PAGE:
Scunny McCusker’s Glory Will Live On Forever

Scunny McCusker’s Glory Will Live On Forever

The tragic accident that claimed the life of a popular former Ocean City local and Baltimore restaurateur sent shock waves through the communities on both sides of the Chesapeake this week with his friends both grieving his passage and celebrating his amazing life at the same time.

Patrick M. “Scunny” McCusker died last Friday after colliding with an Ocean City bus while riding his bicycle along Coastal Highway in the area of 132nd Street.

As a reporter with The Dispatch for over a dozen years, I’ve written countless articles about tragedies and untimely deaths, and I’m a little embarrassed to say that after a while, one often becomes desensitized or detached even from the subject matter. In this tragic case, I am very much attached.

Scunny would want his legions of friends not to mourn his passing, but celebrate his remarkable life, and in that spirit, I am attempting to keep it light.

To say Scunny was accident prone is an understatement. He lost the tip of a finger in a bicycle chain as a kid and that “stub” was a prop in many of his stories and pranks over the years.

He had already taken a trip on a helicopter to Shock Trauma in college when he broke his neck after getting clipped on a dance floor while listening to his favorite band, Rocket 88. He once hung a hammock in his bedroom at his Ocean City townhouse after screwing the hooks only into the paneling and not the studs. That resulted in a crash onto a rowing machine on the floor below and another trip to the hospital.

The list goes on and on, but through it all, he always came out okay and the result was another great story to be told over and over, each time with a little more elaboration, which makes last Friday’s accident even more painful.

Those close to him can only imagine a story starting with “So I’m on my bike and a bus comes along…” Only this time, the punch line never came, only a punch in the gut for those who loved him so much.

Scunny’s huge persona was matched, perhaps, only by his incredibly huge heart. His often larger-than-life personality only masked his charitable and kind nature. His pet charity was the Believe in Tomorrow Foundation and the story goes he donated over 16,000 meals to the beneficiaries of the program over the years.

Sometimes, his charitable efforts were well publicized, including the time he paddled a kayak from Baltimore’s Inner Harbor to a Believe in Tomorrow benefit at Seacrets in Ocean City, raising over $100,000 in the process.

More often than not, however, his acts of kindness went unreported, known only to a few closest to him, like tickets to an O’s game that found their way into the pockets of kids that otherwise might never get a chance to go, or a little extra cash stuffed in the pocket of an employee or friend struggling with rent or an electric bill.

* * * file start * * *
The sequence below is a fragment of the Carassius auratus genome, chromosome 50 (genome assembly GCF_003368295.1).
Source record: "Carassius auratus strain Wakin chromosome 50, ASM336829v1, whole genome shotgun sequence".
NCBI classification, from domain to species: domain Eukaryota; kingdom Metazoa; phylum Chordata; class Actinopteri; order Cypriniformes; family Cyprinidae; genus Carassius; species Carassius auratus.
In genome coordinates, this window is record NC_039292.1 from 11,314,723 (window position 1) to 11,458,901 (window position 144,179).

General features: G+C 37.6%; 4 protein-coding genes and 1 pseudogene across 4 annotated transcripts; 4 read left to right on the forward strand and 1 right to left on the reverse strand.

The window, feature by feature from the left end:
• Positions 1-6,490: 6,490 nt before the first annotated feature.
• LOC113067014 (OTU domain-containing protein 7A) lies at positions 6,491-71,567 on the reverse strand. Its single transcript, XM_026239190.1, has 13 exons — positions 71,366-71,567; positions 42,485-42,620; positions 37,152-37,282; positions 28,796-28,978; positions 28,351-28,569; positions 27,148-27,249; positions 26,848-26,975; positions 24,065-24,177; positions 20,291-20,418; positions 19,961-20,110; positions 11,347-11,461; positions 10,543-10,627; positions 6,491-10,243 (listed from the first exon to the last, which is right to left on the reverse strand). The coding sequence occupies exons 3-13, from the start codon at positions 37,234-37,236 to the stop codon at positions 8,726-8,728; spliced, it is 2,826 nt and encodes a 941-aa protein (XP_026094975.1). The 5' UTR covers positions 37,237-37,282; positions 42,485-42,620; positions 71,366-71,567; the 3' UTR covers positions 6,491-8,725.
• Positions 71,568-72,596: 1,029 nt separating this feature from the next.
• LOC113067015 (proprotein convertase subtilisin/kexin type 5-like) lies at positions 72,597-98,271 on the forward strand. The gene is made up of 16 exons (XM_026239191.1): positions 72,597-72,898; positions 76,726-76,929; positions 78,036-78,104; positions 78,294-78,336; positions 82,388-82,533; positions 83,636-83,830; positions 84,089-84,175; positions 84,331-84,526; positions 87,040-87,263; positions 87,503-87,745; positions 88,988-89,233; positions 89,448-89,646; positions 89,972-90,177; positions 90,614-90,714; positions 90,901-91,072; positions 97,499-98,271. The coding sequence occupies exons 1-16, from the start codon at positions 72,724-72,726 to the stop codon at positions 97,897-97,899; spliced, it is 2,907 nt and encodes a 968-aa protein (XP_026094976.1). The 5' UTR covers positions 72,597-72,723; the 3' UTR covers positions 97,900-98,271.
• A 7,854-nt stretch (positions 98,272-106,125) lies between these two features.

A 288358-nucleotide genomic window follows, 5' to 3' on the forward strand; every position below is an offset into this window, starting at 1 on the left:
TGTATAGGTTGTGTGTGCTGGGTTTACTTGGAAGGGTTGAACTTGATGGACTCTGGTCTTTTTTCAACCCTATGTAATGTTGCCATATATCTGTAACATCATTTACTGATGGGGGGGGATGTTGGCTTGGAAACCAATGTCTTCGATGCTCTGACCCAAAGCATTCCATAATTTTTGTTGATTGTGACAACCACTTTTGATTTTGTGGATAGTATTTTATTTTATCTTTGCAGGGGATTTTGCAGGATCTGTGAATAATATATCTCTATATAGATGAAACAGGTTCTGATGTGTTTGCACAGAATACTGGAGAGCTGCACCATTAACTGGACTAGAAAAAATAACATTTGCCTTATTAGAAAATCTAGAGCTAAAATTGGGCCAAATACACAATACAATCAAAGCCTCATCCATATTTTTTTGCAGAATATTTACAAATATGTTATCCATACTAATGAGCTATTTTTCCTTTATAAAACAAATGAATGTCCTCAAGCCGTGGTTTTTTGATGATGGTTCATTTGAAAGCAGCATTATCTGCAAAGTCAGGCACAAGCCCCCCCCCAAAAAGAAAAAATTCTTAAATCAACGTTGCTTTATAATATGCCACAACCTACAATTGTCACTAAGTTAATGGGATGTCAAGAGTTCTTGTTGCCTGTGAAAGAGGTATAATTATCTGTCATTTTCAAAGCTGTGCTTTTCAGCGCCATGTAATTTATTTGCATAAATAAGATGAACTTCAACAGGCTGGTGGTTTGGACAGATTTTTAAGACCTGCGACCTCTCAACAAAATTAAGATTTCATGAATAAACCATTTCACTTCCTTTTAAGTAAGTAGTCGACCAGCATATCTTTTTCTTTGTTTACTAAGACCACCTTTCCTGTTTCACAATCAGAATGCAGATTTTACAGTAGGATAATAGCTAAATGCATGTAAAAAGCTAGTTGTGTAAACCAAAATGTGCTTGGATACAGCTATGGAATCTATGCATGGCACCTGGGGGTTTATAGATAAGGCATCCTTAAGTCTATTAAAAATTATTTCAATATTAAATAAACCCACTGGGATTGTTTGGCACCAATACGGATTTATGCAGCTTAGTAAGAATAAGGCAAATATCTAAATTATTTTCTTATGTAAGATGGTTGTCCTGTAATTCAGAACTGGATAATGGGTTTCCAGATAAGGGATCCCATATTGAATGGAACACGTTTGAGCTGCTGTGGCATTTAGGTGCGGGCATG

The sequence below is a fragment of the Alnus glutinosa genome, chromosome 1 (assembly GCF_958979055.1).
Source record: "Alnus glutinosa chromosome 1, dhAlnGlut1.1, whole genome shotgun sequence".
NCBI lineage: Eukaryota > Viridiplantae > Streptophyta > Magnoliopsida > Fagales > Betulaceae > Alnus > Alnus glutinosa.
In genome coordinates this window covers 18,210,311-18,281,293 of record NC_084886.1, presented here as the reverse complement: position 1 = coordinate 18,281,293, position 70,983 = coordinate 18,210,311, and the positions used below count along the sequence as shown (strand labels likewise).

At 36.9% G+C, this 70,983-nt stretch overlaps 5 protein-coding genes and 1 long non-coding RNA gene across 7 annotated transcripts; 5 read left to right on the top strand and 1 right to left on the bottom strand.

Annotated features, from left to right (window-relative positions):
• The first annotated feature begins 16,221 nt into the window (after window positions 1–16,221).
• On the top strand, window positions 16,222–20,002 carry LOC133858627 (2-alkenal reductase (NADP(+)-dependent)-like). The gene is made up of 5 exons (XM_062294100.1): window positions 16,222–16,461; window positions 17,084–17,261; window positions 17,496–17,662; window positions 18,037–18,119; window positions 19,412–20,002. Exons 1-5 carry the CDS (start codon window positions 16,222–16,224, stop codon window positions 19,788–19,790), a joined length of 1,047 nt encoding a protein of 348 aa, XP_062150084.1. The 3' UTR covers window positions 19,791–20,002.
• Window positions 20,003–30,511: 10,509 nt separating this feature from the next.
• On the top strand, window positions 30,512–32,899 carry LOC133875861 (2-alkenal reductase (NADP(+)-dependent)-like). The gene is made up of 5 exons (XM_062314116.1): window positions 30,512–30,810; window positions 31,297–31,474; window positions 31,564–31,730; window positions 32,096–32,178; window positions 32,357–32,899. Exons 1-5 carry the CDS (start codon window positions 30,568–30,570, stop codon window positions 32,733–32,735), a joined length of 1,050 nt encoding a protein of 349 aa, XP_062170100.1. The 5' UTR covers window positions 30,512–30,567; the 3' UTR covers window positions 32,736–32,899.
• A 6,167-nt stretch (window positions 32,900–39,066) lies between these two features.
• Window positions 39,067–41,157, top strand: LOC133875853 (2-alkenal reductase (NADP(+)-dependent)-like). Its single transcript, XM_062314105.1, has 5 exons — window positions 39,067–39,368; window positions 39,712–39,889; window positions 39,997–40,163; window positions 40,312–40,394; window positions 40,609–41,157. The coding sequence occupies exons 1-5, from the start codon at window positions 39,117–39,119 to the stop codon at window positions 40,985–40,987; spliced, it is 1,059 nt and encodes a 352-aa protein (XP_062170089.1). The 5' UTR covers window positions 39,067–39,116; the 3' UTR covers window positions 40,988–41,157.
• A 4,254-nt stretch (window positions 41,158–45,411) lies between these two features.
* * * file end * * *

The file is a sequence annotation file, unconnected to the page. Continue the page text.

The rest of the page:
To borrow liberally, and with all due respect, from the famous dedication on the front of the old Memorial Stadium Scunny loved so much, “Time will not dim the glory of his deeds.”
Throughout the week, the news of the tragic passing brought thousands of old friends together with late-night phone calls and text messages from vast circles that overlapped with Scunny in the center.

Life comes at you fast, and death often comes at you faster, and if there is a lesson to be learned in this tragedy, it is hug your spouse, kiss your babies and call your family and friends, because you just never know and nobody is promised a tomorrow.

His passing brought to mind this week a long-forgotten poem written by Charles Hanson Towne about the loss of an old friend and the importance, now more than ever, of keeping in touch with those one loves the most.

Around the corner I have a friend
In this great city that has no end
Yet the days go by and the weeks rush on, and before I know it a year is gone.

And I never see my old friend’s face
For life is a swift and terrible race
He knows I like him just as well
As in the days when I rang his bell

And he rang mine, but we were younger then, and now we’re busy, tired men. Tired of playing a foolish game, tired of trying to make a name.

“Tomorrow” I say, “I will call on Jim.

Just to show that I’m thinking of him,” But tomorrow comes and tomorrow goes, and the distance between us grows and grows.

Around the corner, yet miles away “Here’s a telegram, sir. Jim died today.” And that’s what we get and deserve in the end. Around the corner, a vanished friend.

And he rang mine but we were younger then,
And now we are busy, tired men.
Tired of playing a foolish game,
Tired of trying to make a name.

"Tomorrow" I say! "I will call on Jim
Just to show that I’m thinking of him",
But tomorrow comes and tomorrow goes,
And distance between us grows and grows.

Around the corner, yet miles away,
"Here’s a telegram sir," "Jim died today."
And that’s what we get and deserve in the end.
Around the corner, a vanished friend

About The Author: Shawn Soper

Alternative Text

Shawn Soper has been with The Dispatch since 2000. He began as a staff writer covering various local government beats and general stories. His current positions include managing editor and sports editor. Growing up in Baltimore before moving to Ocean City full time three decades ago, Soper graduated from Loch Raven High School in 1981 and from Towson University in 1985 with degrees in mass communications with a journalism concentration and history.